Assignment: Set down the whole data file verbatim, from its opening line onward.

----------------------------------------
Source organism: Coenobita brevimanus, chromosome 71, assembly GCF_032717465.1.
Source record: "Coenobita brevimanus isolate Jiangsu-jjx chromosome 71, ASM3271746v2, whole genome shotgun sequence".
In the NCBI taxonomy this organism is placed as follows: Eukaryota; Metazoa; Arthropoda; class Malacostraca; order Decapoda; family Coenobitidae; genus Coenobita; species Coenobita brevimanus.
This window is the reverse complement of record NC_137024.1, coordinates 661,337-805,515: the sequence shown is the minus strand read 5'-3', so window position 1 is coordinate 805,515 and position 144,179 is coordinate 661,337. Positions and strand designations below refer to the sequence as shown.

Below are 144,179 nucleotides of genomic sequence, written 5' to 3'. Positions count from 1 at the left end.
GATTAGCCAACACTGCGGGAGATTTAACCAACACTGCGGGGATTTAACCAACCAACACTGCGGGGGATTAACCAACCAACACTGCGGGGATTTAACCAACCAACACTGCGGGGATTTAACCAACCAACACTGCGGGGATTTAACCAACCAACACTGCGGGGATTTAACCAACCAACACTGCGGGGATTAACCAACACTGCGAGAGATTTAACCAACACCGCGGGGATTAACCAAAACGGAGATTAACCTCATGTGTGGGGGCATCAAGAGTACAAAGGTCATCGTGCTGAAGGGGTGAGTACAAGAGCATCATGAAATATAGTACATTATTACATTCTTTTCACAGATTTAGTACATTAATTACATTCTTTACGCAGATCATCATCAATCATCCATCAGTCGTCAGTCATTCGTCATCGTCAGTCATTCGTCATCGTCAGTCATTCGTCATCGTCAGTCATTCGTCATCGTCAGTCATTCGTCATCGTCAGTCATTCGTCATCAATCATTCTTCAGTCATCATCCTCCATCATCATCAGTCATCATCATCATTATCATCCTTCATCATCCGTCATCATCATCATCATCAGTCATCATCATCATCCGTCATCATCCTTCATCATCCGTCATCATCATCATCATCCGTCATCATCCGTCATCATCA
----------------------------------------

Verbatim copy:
Source organism: Coenobita brevimanus, chromosome 71, assembly GCF_032717465.1.
Source record: "Coenobita brevimanus isolate Jiangsu-jjx chromosome 71, ASM3271746v2, whole genome shotgun sequence".
In the NCBI taxonomy this organism is placed as follows: Eukaryota; Metazoa; Arthropoda; class Malacostraca; order Decapoda; family Coenobitidae; genus Coenobita; species Coenobita brevimanus.
This window is the reverse complement of record NC_137024.1, coordinates 661,337-805,515: the sequence shown is the minus strand read 5'-3', so window position 1 is coordinate 805,515 and position 144,179 is coordinate 661,337. Positions and strand designations below refer to the sequence as shown.

Below are 144,179 nucleotides of genomic sequence, written 5' to 3'. Positions count from 1 at the left end.
GATTAGCCAACACTGCGGGAGATTTAACCAACACTGCGGGGATTTAACCAACCAACACTGCGGGGGATTAACCAACCAACACTGCGGGGATTTAACCAACCAACACTGCGGGGATTTAACCAACCAACACTGCGGGGATTTAACCAACCAACACTGCGGGGATTTAACCAACCAACACTGCGGGGATTAACCAACACTGCGAGAGATTTAACCAACACCGCGGGGATTAACCAAAACGGAGATTAACCTCATGTGTGGGGGCATCAAGAGTACAAAGGTCATCGTGCTGAAGGGGTGAGTACAAGAGCATCATGAAATATAGTACATTATTACATTCTTTTCACAGATTTAGTACATTAATTACATTCTTTACGCAGATCATCATCAATCATCCATCAGTCGTCAGTCATTCGTCATCGTCAGTCATTCGTCATCGTCAGTCATTCGTCATCGTCAGTCATTCGTCATCGTCAGTCATTCGTCATCGTCAGTCATTCGTCATCAATCATTCTTCAGTCATCATCCTCCATCATCATCAGTCATCATCATCATTATCATCCTTCATCATCCGTCATCATCATCATCATCAGTCATCATCATCATCCGTCATCATCCTTCATCATCCGTCATCATCATCATCATCCGTCATCATCCGTCATCATCA